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Columbia Spectator Staff

The quality of discussion about ROTC is improved if factual errors do not obscure serious issues. We are told, for example, that ROTC is unacceptable at Columbia because the military recruits among the poor. Instances of predatory recruiting do occur but no institution, including universities, is without scandal. In fact, the military recruits from the broad middle of the population, screening out those with criminal records and certain health problems, and those lacking a high school diploma. Relatively few recruits come from the lowest 20 percent of the income distribution. Blacks are recruited in proportion to their presence in the population, Hispanics at lower levels. Citations to relevant research are available on request. More immediately relevant for Columbia, the officer corps is drawn disproportionately from southern, lower Midwestern, and mountain states, from large, less selective institutions, and from smaller colleges with a marked military culture. It is to such places that the military withdrew after ROTC left Columbia and its peer institution in the 1960s and in the drawdown after the Cold War. It is in such locations that the military feels comfortable and unchallenged. However, America needs a military drawn from the whole nation, including its most selective institutions of higher learning, where its future leaders are exposed to the critical edge that Columbia and its sister institutions offer. We don't want a military comfortable only in its own cultural skin and future civilian leaders with little sense of fellow citizens who serve in it. We've been told that ROTC would militarize the University and its curriculum. However, students in ROTC have all the rights and obligations of all other students—they become officers only when commissioned after graduation. ROTC students would take the same courses, major in the same subjects as other students. That's part of ROTC's worth, as distinct from the service academies like West Point. The faculty would have total control of the curriculum and, as at MIT and Princeton, award no credit for courses that do not meet academic standards. Forty years ago, ROTC programs were ended at Columbia and peer institutions because faculties were spurred by the crisis of Vietnam to insist on this point. That requirement stands today. True, the culture of the military does not conform to academic standards, but neither does that of business and finance, among other settings that students enter. The University should not unduly constrain choices that students make about their lives after leaving it. Repeal of legislation prohibiting service by open homosexuals leaves in place regulations prohibiting service by transgendered individuals. Here we face a difficult choice requiring a sense of history. In 1869, the great black leader Frederick Douglass, and the great feminists Susan B. Anthony and Elizabeth Cady Stanton split because Douglass, who advocated for women's rights, accepted the 15th Amendment, though it excluded women. When blacks were integrated into the military in the pressures of the Korean War, women were not. When the new voluntary military of the 1970s drove the integration of women, open homosexuals were excluded, to be included 35 years later. The painful logic of progress is that each inclusion, earlier unimaginable, creates an exclusion defining a future goal. At each stage, we consolidate a victory while lamenting its incomplete character. We are told that ROTC is incompatible with the University's character because the military applies violence in the service of imperialism. Here we are not in the domain of fact but of judgment. If one is seriously—not opportunistically—against violence on pacifist grounds, the discussion is closed. Not all accept the judgment that American policies involving the armed forces since the end of World War II are categorically wicked. The University is open to a wide variety of perspectives, many highly critical of prevailing conditions, others at ease with them—in either case often with great passion. No one perspective can capture the University on its own behalf. Within its broad institutional neutrality, the University must be open to all. At the least, ROTC has a place in Columbia's many-roomed mansion. At the most, ROTC would make a distinctive contribution to Columbia's educational experience and the quality of citizenship, both among those who bear arms and those who do not. The author is Professor Emeritus of Sociology.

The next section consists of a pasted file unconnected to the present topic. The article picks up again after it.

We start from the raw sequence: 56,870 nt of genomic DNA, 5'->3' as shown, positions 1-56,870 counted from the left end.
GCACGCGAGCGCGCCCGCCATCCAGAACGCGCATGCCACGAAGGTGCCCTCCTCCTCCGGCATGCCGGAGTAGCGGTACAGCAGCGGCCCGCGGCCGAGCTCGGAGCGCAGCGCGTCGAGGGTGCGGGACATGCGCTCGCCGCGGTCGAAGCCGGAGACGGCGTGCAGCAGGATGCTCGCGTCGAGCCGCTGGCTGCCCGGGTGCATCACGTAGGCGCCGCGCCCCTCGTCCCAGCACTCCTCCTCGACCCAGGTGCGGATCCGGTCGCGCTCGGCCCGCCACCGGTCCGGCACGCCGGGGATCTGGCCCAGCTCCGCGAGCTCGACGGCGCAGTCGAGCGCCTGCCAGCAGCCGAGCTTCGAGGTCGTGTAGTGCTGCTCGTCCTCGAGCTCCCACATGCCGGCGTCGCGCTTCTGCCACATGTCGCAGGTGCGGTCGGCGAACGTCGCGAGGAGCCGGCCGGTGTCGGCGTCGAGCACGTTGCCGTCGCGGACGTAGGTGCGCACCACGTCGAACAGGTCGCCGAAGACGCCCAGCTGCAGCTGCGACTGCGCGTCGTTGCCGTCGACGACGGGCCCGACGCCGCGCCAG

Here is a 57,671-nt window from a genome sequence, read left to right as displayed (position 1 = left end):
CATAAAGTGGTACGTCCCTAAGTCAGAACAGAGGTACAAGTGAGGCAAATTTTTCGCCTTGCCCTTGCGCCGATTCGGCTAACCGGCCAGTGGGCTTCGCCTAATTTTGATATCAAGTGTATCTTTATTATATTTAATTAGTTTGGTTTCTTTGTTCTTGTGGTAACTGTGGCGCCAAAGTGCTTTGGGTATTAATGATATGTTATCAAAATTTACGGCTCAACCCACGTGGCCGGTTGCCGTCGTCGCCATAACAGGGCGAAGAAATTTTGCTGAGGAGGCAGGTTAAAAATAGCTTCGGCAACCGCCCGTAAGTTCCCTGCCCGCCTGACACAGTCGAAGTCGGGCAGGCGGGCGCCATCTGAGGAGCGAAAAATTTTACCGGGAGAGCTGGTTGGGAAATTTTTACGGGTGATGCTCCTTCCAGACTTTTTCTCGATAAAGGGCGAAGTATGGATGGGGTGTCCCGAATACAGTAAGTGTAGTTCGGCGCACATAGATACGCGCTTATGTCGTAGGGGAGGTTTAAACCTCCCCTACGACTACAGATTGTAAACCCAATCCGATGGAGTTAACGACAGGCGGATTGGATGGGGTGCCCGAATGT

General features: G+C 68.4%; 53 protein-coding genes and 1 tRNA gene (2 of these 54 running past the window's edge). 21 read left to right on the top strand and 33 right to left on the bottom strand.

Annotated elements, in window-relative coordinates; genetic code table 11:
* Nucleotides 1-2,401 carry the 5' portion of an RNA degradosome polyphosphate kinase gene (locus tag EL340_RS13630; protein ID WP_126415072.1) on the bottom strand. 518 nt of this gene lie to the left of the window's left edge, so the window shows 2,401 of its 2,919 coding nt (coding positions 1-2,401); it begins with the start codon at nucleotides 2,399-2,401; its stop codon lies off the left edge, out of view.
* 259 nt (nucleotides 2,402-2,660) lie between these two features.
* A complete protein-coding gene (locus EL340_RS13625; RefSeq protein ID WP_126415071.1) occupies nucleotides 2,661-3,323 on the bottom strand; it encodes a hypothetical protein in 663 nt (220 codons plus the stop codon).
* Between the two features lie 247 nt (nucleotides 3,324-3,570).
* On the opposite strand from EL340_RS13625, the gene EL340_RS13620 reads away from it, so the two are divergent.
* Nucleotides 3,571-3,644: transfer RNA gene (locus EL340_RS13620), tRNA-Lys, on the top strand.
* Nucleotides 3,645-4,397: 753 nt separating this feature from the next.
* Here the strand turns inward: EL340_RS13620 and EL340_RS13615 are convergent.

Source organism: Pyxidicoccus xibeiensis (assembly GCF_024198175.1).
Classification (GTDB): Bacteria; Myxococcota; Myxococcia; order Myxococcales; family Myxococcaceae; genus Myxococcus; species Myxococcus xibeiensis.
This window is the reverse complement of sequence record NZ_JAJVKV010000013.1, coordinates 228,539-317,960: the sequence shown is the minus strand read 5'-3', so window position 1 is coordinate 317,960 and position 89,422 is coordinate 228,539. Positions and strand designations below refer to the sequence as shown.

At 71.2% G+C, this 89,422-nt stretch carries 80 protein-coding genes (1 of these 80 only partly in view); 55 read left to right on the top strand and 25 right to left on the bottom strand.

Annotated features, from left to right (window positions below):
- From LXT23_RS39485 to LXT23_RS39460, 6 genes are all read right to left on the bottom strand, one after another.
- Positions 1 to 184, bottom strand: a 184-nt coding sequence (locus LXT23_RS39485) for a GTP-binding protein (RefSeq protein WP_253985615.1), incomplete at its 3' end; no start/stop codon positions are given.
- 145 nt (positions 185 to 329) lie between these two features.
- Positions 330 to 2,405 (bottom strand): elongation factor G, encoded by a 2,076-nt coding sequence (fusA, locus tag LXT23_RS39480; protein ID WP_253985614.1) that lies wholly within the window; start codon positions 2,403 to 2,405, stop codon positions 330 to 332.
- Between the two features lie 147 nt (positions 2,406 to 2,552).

ROTC History And Politics
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